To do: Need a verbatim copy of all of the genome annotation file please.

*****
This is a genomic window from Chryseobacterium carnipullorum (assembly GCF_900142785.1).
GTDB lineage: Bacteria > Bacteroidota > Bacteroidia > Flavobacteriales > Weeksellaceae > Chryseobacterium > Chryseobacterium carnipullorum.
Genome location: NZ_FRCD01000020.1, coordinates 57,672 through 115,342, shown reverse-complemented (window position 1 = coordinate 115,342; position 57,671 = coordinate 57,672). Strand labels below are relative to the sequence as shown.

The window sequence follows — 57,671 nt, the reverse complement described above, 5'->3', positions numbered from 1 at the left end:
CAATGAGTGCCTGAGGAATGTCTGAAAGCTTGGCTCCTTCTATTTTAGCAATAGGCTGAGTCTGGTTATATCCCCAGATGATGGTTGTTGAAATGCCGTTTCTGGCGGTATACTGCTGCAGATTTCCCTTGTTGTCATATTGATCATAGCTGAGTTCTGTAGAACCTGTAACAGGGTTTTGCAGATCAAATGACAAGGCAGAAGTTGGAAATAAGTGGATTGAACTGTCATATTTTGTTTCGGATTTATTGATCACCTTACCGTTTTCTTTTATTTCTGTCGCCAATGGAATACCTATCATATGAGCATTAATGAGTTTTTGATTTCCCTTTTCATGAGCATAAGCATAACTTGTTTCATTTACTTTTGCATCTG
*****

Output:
This is a genomic window from Chryseobacterium carnipullorum (assembly GCF_900142785.1).
GTDB lineage: Bacteria > Bacteroidota > Bacteroidia > Flavobacteriales > Weeksellaceae > Chryseobacterium > Chryseobacterium carnipullorum.
Genome location: NZ_FRCD01000020.1, coordinates 57,672 through 115,342, shown reverse-complemented (window position 1 = coordinate 115,342; position 57,671 = coordinate 57,672). Strand labels below are relative to the sequence as shown.

The window sequence follows — 57,671 nt, the reverse complement described above, 5'->3', positions numbered from 1 at the left end:
CAATGAGTGCCTGAGGAATGTCTGAAAGCTTGGCTCCTTCTATTTTAGCAATAGGCTGAGTCTGGTTATATCCCCAGATGATGGTTGTTGAAATGCCGTTTCTGGCGGTATACTGCTGCAGATTTCCCTTGTTGTCATATTGATCATAGCTGAGTTCTGTAGAACCTGTAACAGGGTTTTGCAGATCAAATGACAAGGCAGAAGTTGGAAATAAGTGGATTGAACTGTCATATTTTGTTTCGGATTTATTGATCACCTTACCGTTTTCTTTTATTTCTGTCGCCAATGGAATACCTATCATATGAGCATTAATGAGTTTTTGATTTCCCTTTTCATGAGCATAAGCATAACTTGTTTCATTTACTTTTGCATCTG